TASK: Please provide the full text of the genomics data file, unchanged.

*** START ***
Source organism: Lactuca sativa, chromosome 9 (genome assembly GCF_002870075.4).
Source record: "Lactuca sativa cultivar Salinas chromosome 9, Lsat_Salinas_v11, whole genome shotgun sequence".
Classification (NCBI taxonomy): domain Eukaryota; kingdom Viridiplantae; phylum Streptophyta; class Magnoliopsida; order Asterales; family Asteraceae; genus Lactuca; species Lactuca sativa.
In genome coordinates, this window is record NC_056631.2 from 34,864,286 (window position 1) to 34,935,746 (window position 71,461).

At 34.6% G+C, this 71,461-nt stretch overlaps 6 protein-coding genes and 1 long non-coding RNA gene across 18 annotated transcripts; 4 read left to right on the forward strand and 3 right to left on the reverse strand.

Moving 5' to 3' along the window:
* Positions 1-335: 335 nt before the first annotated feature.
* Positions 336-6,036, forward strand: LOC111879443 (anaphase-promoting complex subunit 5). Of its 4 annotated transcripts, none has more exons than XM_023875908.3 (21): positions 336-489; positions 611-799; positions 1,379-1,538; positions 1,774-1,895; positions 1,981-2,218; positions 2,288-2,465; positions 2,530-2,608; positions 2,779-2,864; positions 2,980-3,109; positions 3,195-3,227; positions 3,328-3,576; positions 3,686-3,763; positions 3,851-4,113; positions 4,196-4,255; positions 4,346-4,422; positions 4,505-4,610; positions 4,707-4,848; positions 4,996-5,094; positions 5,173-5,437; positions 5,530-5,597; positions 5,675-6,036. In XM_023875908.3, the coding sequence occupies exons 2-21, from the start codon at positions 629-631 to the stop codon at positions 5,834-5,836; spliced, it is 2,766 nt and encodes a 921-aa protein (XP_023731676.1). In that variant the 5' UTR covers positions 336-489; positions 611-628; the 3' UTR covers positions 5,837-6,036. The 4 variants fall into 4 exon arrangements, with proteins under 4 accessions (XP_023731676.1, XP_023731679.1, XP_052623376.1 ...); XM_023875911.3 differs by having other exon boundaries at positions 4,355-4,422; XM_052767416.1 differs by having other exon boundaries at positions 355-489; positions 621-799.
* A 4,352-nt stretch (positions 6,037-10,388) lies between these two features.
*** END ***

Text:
Source organism: Lactuca sativa, chromosome 9 (genome assembly GCF_002870075.4).
Source record: "Lactuca sativa cultivar Salinas chromosome 9, Lsat_Salinas_v11, whole genome shotgun sequence".
Classification (NCBI taxonomy): domain Eukaryota; kingdom Viridiplantae; phylum Streptophyta; class Magnoliopsida; order Asterales; family Asteraceae; genus Lactuca; species Lactuca sativa.
In genome coordinates, this window is record NC_056631.2 from 34,864,286 (window position 1) to 34,935,746 (window position 71,461).

At 34.6% G+C, this 71,461-nt stretch overlaps 6 protein-coding genes and 1 long non-coding RNA gene across 18 annotated transcripts; 4 read left to right on the forward strand and 3 right to left on the reverse strand.

Moving 5' to 3' along the window:
* Positions 1-335: 335 nt before the first annotated feature.
* Positions 336-6,036, forward strand: LOC111879443 (anaphase-promoting complex subunit 5). Of its 4 annotated transcripts, none has more exons than XM_023875908.3 (21): positions 336-489; positions 611-799; positions 1,379-1,538; positions 1,774-1,895; positions 1,981-2,218; positions 2,288-2,465; positions 2,530-2,608; positions 2,779-2,864; positions 2,980-3,109; positions 3,195-3,227; positions 3,328-3,576; positions 3,686-3,763; positions 3,851-4,113; positions 4,196-4,255; positions 4,346-4,422; positions 4,505-4,610; positions 4,707-4,848; positions 4,996-5,094; positions 5,173-5,437; positions 5,530-5,597; positions 5,675-6,036. In XM_023875908.3, the coding sequence occupies exons 2-21, from the start codon at positions 629-631 to the stop codon at positions 5,834-5,836; spliced, it is 2,766 nt and encodes a 921-aa protein (XP_023731676.1). In that variant the 5' UTR covers positions 336-489; positions 611-628; the 3' UTR covers positions 5,837-6,036. The 4 variants fall into 4 exon arrangements, with proteins under 4 accessions (XP_023731676.1, XP_023731679.1, XP_052623376.1 ...); XM_023875911.3 differs by having other exon boundaries at positions 4,355-4,422; XM_052767416.1 differs by having other exon boundaries at positions 355-489; positions 621-799.
* A 4,352-nt stretch (positions 6,037-10,388) lies between these two features.